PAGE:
A lot of impossible crime novels published these days have, let’s face it, about enough impossible crime content for a short story. So a short story collection seems like a sensible thing to try, right? Even one that does put ‘short stories’ on its cover and then call itself “a novel” on the back. Right?
The reprinting of Robert Adey’s Locked Room Murders (2nd ed., 1991) at the end of 2018 was a delightful turn-up for those of us who had been dreaming of owning that reference bible. And once the excitement settled, I’m sure more than a few people started thinking “Hey, they should really do another one of these…”.
The joy of self-publishing must be the freedom to live or die solely on your own efforts. There’s most likely no-one looking over your shoulder to advise you, and while that may be the key factor that ruins a lot of SP fiction, if you can get it right on your own I imagine it’s rather thrilling.
It had been my intention to read one of J.R. Ellis’ earlier Yorkshire-set impossible crime novels after reading his third, The Murder at Redmire Hall (2018), last year. But then he released a fourth and, well, the best laid plans…
My exploration of self-published impossible crime fiction, which would itself have been impossible prior to the growth of the ebook market, continues apace — there are at present 21 books in my AiSP TBR alone. So let’s get on with it…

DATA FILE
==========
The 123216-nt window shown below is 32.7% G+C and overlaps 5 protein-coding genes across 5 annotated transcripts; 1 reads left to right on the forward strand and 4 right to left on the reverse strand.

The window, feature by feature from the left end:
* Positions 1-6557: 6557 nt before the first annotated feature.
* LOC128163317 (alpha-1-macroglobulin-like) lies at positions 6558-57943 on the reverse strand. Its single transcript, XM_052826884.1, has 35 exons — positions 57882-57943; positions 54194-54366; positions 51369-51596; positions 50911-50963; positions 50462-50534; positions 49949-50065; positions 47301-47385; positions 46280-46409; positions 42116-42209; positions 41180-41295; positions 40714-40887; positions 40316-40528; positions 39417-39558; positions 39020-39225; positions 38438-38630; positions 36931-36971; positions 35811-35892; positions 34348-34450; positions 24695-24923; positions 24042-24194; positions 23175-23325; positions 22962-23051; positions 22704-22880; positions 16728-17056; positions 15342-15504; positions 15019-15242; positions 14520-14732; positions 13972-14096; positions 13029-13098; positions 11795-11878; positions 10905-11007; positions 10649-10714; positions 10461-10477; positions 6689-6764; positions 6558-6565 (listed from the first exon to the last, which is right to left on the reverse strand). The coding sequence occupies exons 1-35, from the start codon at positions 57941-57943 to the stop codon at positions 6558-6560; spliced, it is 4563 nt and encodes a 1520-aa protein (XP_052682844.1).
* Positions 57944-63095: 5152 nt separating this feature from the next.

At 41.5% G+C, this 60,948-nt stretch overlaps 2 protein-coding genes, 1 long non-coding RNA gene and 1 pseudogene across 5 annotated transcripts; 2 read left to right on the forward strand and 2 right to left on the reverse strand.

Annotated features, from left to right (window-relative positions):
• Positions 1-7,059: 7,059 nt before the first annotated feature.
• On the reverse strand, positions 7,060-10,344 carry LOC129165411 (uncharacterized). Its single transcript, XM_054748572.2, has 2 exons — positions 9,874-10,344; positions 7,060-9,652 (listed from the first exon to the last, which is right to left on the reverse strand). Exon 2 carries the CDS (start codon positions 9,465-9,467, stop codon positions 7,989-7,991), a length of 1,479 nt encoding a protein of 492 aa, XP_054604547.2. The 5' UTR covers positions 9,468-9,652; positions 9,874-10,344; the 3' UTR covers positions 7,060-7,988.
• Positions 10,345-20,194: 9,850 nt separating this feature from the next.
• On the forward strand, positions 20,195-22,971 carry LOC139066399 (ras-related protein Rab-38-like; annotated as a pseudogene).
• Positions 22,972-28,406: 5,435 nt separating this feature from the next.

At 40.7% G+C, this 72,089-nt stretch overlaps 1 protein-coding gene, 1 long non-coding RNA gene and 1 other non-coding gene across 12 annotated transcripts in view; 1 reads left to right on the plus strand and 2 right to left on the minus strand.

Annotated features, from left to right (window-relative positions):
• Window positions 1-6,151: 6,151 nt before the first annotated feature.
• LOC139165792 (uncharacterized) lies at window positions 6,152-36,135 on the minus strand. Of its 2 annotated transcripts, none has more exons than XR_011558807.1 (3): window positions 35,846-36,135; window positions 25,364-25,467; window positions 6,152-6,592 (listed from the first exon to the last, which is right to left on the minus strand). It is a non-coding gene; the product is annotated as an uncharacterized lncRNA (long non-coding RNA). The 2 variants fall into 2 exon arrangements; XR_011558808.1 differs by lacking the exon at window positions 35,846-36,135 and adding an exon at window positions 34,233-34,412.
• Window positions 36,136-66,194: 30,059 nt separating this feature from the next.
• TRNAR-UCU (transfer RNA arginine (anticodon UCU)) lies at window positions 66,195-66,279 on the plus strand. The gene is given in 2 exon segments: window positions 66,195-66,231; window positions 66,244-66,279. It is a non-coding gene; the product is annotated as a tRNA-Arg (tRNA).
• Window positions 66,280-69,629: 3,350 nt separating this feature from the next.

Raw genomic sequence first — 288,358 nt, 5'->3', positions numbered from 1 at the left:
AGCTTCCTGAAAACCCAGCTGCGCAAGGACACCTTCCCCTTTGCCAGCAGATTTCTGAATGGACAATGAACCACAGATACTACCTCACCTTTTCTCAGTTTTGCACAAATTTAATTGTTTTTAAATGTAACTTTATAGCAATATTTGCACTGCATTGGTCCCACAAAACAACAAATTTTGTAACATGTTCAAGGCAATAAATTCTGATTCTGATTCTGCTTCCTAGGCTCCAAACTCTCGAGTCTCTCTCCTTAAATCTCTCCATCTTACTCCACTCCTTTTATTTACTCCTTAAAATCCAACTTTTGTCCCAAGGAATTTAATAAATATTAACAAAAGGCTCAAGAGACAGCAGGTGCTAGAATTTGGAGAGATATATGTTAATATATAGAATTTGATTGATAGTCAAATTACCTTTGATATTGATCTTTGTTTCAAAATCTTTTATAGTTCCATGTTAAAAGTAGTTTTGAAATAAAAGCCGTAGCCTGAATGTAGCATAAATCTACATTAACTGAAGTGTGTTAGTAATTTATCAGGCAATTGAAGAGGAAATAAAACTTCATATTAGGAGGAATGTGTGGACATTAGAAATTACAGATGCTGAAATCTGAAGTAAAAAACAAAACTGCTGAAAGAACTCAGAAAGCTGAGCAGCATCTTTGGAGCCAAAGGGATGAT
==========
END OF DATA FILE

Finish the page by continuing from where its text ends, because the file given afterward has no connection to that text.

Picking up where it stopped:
Aaah, Christmas; time to drop into the comforting arms of the ones we know and love. I tried to mix things up a bit this year, starting two Christmas mysteries to review this week…but neither really worked for me, and so I’m following my own advice and adding another pre-blogging Paul Halter title to my archives. I distinctly remembered The Seventh Hypothesis (1991, tr. 2012) to be a doozy, with less of a focus on the impossibilities — though we get two in quick succession — and more attention drawn to a complex switchback of mellifluous plotting…so how’d it stand up to a second look? Rather well, as it turns out.
Norman Berrow seems to flourish under the eye of the eldritch. Impossible hoof-marks in the snow mystery The Footprints of Satan (1950) is widely seen — correctly, in my opinion and experience to date — as his strongest work, and Ghost House (1940) is another atmosphere-drenched invocation of supernatural terror. Evidently Berrow himself was either extremely taken with the book or extremely disappointed in it, since he rewrote some of the plot, changed the names of the characters, and reissued the book in 1979. I’ll get to v2.0 last of all, since I’m now reading Berrow chronologically, but for now let’s look at the original.